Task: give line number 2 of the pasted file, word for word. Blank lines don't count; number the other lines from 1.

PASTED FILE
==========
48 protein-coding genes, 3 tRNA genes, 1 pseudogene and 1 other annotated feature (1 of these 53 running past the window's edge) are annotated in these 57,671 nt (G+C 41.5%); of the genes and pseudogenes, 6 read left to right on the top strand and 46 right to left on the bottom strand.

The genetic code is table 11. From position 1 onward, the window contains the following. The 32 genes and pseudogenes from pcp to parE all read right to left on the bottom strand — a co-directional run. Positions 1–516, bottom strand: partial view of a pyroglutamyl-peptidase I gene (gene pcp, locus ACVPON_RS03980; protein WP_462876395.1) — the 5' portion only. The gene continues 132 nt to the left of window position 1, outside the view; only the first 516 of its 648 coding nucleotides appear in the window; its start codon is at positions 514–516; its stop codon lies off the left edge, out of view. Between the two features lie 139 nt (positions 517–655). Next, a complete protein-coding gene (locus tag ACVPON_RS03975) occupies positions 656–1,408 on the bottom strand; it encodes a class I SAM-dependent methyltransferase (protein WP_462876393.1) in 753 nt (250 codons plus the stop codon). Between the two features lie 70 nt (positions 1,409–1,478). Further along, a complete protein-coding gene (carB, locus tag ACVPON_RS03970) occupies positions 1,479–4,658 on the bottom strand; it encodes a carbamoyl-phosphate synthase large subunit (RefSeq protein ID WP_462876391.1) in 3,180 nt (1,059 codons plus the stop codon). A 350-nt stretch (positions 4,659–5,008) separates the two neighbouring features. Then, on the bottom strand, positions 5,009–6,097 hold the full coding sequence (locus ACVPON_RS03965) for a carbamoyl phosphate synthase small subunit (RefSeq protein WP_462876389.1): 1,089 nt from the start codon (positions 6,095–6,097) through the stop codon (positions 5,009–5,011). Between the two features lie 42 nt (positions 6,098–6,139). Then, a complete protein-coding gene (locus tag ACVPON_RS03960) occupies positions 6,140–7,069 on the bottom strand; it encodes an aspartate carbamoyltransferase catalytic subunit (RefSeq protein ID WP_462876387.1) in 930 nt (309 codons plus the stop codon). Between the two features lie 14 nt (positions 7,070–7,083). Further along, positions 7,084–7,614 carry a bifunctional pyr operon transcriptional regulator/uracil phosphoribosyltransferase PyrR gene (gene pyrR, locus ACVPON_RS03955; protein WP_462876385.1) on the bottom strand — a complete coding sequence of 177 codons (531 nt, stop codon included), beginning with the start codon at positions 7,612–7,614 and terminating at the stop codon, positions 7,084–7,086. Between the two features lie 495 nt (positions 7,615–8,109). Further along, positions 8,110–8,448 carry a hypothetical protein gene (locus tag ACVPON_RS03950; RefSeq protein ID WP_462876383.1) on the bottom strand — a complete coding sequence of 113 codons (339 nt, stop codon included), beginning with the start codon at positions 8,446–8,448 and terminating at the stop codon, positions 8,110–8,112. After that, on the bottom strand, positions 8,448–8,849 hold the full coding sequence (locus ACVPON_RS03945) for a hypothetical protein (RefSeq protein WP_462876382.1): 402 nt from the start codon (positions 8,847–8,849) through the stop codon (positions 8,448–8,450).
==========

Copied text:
The genetic code is table 11. From position 1 onward, the window contains the following. The 32 genes and pseudogenes from pcp to parE all read right to left on the bottom strand — a co-directional run. Positions 1–516, bottom strand: partial view of a pyroglutamyl-peptidase I gene (gene pcp, locus ACVPON_RS03980; protein WP_462876395.1) — the 5' portion only. The gene continues 132 nt to the left of window position 1, outside the view; only the first 516 of its 648 coding nucleotides appear in the window; its start codon is at positions 514–516; its stop codon lies off the left edge, out of view. Between the two features lie 139 nt (positions 517–655). Next, a complete protein-coding gene (locus tag ACVPON_RS03975) occupies positions 656–1,408 on the bottom strand; it encodes a class I SAM-dependent methyltransferase (protein WP_462876393.1) in 753 nt (250 codons plus the stop codon). Between the two features lie 70 nt (positions 1,409–1,478). Further along, a complete protein-coding gene (carB, locus tag ACVPON_RS03970) occupies positions 1,479–4,658 on the bottom strand; it encodes a carbamoyl-phosphate synthase large subunit (RefSeq protein ID WP_462876391.1) in 3,180 nt (1,059 codons plus the stop codon). A 350-nt stretch (positions 4,659–5,008) separates the two neighbouring features. Then, on the bottom strand, positions 5,009–6,097 hold the full coding sequence (locus ACVPON_RS03965) for a carbamoyl phosphate synthase small subunit (RefSeq protein WP_462876389.1): 1,089 nt from the start codon (positions 6,095–6,097) through the stop codon (positions 5,009–5,011). Between the two features lie 42 nt (positions 6,098–6,139). Then, a complete protein-coding gene (locus tag ACVPON_RS03960) occupies positions 6,140–7,069 on the bottom strand; it encodes an aspartate carbamoyltransferase catalytic subunit (RefSeq protein ID WP_462876387.1) in 930 nt (309 codons plus the stop codon). Between the two features lie 14 nt (positions 7,070–7,083). Further along, positions 7,084–7,614 carry a bifunctional pyr operon transcriptional regulator/uracil phosphoribosyltransferase PyrR gene (gene pyrR, locus ACVPON_RS03955; protein WP_462876385.1) on the bottom strand — a complete coding sequence of 177 codons (531 nt, stop codon included), beginning with the start codon at positions 7,612–7,614 and terminating at the stop codon, positions 7,084–7,086. Between the two features lie 495 nt (positions 7,615–8,109). Further along, positions 8,110–8,448 carry a hypothetical protein gene (locus tag ACVPON_RS03950; RefSeq protein ID WP_462876383.1) on the bottom strand — a complete coding sequence of 113 codons (339 nt, stop codon included), beginning with the start codon at positions 8,446–8,448 and terminating at the stop codon, positions 8,110–8,112. After that, on the bottom strand, positions 8,448–8,849 hold the full coding sequence (locus ACVPON_RS03945) for a hypothetical protein (RefSeq protein WP_462876382.1): 402 nt from the start codon (positions 8,847–8,849) through the stop codon (positions 8,448–8,450).